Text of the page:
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DBS has cut its 2015 GDP growth forecast to 3.2 per cent from 3.6 per cent, amid concerns about a volatile year ahead - with possibly divergent monetary policies across key central banks worldwide.
This would have a significant impact on financial markets, said DBS economist Irvin Seah in a research report. "Interest rate expectations will fluctuate and currencies will be volatile. Perhaps the only upside for the global economy next year is the lower oil prices. The confluence of factors will consequently have ripple effects on economic activities. Being a small and open economy, Singapore will be like a small boat in rough seas."
His latest estimate is lower than the median forecast of 24 private-sector economists polled by Bloomberg, which stands at 3.35 per cent. Other economists from UOB, Citi, and Bank of America Merrill Lynch anticipate 2015 GDP growth to come in at 3.3 per cent, 3 per cent, and 2.8 per cent respectively. These estimates are still within the government's forecast range of 2-4 per cent growth in 2015.
Apart from the fact that restructuring and stricter foreign worker policies will continue to constrain growth at home, Bank of America Merrill Lynch's Chua Hak Bin also sees "divergent cross-currents" in Asia next year affecting Singapore's economic outlook. He says this is in part due to "unsynchronised global forces" - where global growth is US-led, while the recovery in Europe and Japan is sluggish.
Said Dr Chua: "First, growth will diverge with China's slower 'new normal' growth against recoveries under the 'new governments' in India and Indonesia. Second, monetary policies will diverge with easing in China and India versus modest tightening in several Southeast Asian countries (Philippines, Malaysia, Indonesia, and Thailand)."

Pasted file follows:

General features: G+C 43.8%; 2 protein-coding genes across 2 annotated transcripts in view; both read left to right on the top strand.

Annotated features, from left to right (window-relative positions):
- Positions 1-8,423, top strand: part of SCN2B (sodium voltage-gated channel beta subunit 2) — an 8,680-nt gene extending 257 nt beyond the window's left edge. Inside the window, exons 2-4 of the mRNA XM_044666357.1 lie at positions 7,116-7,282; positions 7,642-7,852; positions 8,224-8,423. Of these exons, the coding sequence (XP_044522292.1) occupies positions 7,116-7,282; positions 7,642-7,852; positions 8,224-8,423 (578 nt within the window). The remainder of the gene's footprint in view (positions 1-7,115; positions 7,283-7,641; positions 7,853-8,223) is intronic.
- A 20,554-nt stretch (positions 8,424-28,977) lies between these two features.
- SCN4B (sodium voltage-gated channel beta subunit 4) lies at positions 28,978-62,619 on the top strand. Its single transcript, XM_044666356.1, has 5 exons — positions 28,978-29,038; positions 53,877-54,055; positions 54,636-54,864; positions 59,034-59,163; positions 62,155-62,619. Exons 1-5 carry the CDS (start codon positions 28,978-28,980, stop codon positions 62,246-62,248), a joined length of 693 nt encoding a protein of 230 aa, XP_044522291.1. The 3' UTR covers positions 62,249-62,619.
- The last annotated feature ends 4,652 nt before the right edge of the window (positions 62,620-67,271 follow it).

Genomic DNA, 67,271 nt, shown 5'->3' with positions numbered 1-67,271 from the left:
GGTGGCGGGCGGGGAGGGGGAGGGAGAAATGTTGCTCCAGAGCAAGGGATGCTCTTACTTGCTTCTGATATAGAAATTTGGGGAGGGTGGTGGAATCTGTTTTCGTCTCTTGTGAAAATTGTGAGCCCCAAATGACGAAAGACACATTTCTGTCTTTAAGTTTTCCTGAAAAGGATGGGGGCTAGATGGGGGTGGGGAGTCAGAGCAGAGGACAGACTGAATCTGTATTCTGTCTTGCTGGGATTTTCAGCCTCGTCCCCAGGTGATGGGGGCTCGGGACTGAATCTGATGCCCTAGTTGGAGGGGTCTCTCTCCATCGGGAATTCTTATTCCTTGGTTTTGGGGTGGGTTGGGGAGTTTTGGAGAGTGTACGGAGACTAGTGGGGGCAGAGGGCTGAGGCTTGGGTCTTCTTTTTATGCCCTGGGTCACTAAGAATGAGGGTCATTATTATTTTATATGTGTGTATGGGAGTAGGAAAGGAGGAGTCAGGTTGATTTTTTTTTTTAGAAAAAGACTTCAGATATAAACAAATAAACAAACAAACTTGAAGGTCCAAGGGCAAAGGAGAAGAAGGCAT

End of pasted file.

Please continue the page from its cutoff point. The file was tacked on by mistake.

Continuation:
Even Citi's lower-than-consensus 2015 GDP forecast of 3 per cent faces downside risks from both external and domestic headwinds. For one, with lacklustre demand elsewhere, export prospects increasingly hinge only on a recovery in US capital expenditure; clusters linked to the global oil supply chain may also be hit by lower oil prices.
"Dampened activity in the housing market could shave up to half of a percentage point off GDP growth, and construction is starting to feel the chill of the housing downturn, exacerbated by labour supply constraints and plateauing productivity levels. Home-equity erosion, household deleveraging, and slower population growth may weigh on private consumption, despite wage increases," said Citi economists Kit Wei Zheng and Yap Kim Leng.
On a more sanguine note, however, DBS economist David Carbon thinks it's possible that Singapore's productivity growth "may be a lot higher than it looks".
Explaining his contrarian view, Mr Carbon said: "Singapore's exports are faring identically with the rest of Asia. So if it has lost competitiveness - due to heightened business costs and an appreciating Singapore dollar - it must be making up for it in some other way. Productivity growth is the only thing that comes to mind."
Stressing the difficulty in measuring productivity growth in the short run, Mr Carbon added: "Nobody knows whether GDP growth is slow because productivity growth is slow, or whether productivity growth just looks slow because GDP is in the dumps for other reasons, for example, because the global economy is weak.
"Measuring productivity in the short run at the national level is like trying to measure the water in the bathtub while your four-year-old and new puppy are splashing around inside it. Good luck."